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Review: YIIK: A Post-modern RPG

Title: YIIK: A Postmodern RPG

Genre: Role Playing Game

Modes: Single-player

Developer: Ackk Studios

Publisher: Ysbryd Games

Platform(s): PC, Playstation 4 (Reviewed), Playstation Vita, Nintendo Switch

Release: January 17, 2019

Having just returned home from College, Alex is on his way to the grocery store, when a cat steals his shopping list. Of course Alex chases the cat to get the list back, is led to an abandoned factory where he sees a woman get abducted by an alien! This is how your journey of YIIK begins.

YIIK (which is Y2K) is a classic turn based JRPG style game that takes place in the United States during the year 1999.

The Tip and The Top

The graphics and the style of YIIK are very impressive. The cut scenes are especially impressive giving off a hand drawn animated feeling that is very slick and easy on the eyes. The overall look of the world when not in a cut scene harkens back to the old SNES and PS1 days. It feels very clean and unique at the same time. Occasionally, it gets a little trippy looking, but for the most part I had no complaints on the look.

The music really added a lot to the YIIK experience and the and helps capture the mood of what is going on. It's very fitting for the era that it is set in, and the only time that it gets distracting is when there is a Soul Survivor on screen. That's when there is a lot more screeching, which I think was supposed to add to the intensity and creepiness of the Soul Survivors, but all it really made me do is turn down the volume.

Not shying away from the late '90's, the humor contains lot of references to the era and a ton of wordplay. It's most obvious when you look at the names of the records that Alex uses as weapons. It's also very amusing when you use the computer at Alex's house how it is very set up to be like the early days of the internet (including the dial up noise).

Voice acting is another stand out aspect of YIIK. Most of the dialog in the cut scenes is spoken and the voice actors did a tremendous job of delivering a very convincing performance of a decently written story. Sure sometimes it's a little too over the top, but isn't all voice acting?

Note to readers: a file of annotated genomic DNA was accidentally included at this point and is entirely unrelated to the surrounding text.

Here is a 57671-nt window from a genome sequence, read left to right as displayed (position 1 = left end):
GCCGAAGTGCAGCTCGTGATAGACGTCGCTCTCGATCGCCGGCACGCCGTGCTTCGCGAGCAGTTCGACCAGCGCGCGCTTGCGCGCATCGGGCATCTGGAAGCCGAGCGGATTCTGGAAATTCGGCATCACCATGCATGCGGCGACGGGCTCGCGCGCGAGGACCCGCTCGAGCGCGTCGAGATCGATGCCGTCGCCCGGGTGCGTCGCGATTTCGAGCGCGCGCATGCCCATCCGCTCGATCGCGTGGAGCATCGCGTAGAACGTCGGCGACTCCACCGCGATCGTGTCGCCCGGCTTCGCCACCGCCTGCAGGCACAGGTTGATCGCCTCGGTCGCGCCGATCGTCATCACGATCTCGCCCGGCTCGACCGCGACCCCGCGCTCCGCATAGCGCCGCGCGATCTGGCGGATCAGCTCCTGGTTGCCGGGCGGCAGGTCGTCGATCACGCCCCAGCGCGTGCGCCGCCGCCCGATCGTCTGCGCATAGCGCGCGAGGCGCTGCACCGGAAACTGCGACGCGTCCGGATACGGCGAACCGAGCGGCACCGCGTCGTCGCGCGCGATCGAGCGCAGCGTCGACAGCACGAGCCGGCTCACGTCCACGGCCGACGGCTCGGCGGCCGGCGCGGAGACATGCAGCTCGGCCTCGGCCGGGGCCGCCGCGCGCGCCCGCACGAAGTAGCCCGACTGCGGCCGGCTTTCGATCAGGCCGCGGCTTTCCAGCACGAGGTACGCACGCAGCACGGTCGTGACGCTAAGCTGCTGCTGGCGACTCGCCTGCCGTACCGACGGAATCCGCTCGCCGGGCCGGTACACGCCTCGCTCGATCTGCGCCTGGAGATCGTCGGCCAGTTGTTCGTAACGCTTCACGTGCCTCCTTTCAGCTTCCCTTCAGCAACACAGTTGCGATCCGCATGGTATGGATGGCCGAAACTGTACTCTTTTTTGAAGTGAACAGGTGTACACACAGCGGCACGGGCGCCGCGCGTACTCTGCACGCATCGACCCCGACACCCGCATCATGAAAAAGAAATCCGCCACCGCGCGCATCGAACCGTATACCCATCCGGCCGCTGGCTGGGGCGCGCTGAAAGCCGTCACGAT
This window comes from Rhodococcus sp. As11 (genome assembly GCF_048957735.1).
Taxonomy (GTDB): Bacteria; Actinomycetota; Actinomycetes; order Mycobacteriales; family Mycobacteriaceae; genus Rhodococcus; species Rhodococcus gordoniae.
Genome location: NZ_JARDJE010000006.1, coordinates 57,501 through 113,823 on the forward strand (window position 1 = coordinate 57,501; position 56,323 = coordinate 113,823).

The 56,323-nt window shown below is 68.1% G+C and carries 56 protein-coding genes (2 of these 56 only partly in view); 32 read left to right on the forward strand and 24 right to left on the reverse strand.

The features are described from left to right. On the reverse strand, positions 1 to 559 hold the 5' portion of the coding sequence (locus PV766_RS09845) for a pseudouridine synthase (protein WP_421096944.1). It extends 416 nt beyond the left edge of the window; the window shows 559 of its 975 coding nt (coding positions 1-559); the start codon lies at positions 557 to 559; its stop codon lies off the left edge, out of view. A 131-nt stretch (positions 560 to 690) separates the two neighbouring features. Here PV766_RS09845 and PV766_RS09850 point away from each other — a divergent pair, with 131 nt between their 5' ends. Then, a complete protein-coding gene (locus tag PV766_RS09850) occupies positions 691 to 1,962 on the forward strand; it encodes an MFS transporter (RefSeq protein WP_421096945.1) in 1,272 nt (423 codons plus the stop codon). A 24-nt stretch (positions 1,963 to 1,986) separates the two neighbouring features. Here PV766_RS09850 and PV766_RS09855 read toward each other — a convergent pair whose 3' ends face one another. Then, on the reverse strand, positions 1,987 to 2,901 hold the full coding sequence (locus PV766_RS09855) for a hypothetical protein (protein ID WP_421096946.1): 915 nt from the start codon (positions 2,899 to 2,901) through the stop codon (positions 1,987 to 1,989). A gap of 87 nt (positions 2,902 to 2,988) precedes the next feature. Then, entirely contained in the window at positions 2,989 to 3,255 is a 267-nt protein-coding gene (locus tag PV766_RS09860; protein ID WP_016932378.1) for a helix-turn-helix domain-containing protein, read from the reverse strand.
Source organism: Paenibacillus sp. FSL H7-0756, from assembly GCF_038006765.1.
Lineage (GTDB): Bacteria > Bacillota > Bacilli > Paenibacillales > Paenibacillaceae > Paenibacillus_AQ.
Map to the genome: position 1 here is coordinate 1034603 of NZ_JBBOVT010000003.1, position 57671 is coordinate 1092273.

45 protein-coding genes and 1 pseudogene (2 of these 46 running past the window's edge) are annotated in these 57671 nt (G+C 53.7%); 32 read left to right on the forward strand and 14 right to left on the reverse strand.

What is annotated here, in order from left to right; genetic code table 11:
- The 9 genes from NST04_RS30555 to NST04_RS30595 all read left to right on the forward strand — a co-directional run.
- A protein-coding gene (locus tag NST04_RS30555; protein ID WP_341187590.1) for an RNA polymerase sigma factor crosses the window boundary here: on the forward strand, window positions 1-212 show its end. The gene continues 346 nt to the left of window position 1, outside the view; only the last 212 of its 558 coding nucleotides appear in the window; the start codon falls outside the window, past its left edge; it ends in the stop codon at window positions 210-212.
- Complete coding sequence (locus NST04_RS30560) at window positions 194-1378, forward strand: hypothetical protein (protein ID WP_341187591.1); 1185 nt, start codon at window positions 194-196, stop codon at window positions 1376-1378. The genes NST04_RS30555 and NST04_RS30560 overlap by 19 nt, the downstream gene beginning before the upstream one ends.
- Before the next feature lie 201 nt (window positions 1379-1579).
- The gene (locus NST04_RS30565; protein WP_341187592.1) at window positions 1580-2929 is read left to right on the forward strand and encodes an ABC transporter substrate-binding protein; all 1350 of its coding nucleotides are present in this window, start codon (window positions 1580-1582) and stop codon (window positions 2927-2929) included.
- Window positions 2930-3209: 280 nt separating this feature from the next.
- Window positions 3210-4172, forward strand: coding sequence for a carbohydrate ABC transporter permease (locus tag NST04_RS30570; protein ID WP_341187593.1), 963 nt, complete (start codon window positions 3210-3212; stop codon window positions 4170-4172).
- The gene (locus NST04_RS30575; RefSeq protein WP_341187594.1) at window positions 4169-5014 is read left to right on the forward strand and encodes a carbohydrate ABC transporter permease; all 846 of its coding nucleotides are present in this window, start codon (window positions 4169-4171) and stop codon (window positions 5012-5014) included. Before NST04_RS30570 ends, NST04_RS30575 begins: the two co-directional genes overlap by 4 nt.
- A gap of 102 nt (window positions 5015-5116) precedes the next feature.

The Flip and The Flop

What started as my absolute favorite part of the game, ended up being the part that I ended up dreading as time went on in YIIK. The combat is very interactive requiring you to press buttons for each attack and every time that you go to defend yourself. In the beginning it was a breath of fresh air as one of my biggest complaints of most RPGS, is just sitting there after pressing a button to attack and staring at the screen. While the interactivity of the battles keeps it a little more entertaining, the length of the battles becomes a drudge. Even after powering up your weapons and items, even the smallest of battles take multiple minutes. The inconsistency of the damage done doesn't help make the battle more endearing. There are times that you'll only get one in the combo and it will do three damage. The next turn you will hit the enemy with the same character with a six hit combo, and only do one damage. It got very frustrating.

There also seemed to be some inconsistency with the reaction of pressing buttons to interact with objects and people. Many times the prompt (press x) would be on the screen, yet I would have to press x three or four times in order to do what was needed. This made me question if sometimes in battle if I didn't miss combos because the command wasn't going through. In the main world it was a minor annoyance, but if it was in fact happening during battle, that is a major hindrance.

While there were a lot of facets to the story that I did enjoy, there were a lot of times that it got to be a little too convoluted. Maybe it makes more sense to others, but there were times that I was just lost with what was being talked about. It may have had to do with the fact that there were times that when Alex was explaining things, he just came across as a pretentious pompous hipster. He made it very clear early on that regardless of what was happening to the other characters in the party, his own personal strife was far more important.

Final Grade: C-

For everything that I liked about YIIK, everything that I wasn't that big of a fan of outweighed it. The story is very intriguing with the supernatural and spiritual elements which is what kept me going. Every time a battle started though, a feeling of dread washed over me. Trudging through the battles weighed down the experience of great looking graphics and good sound.



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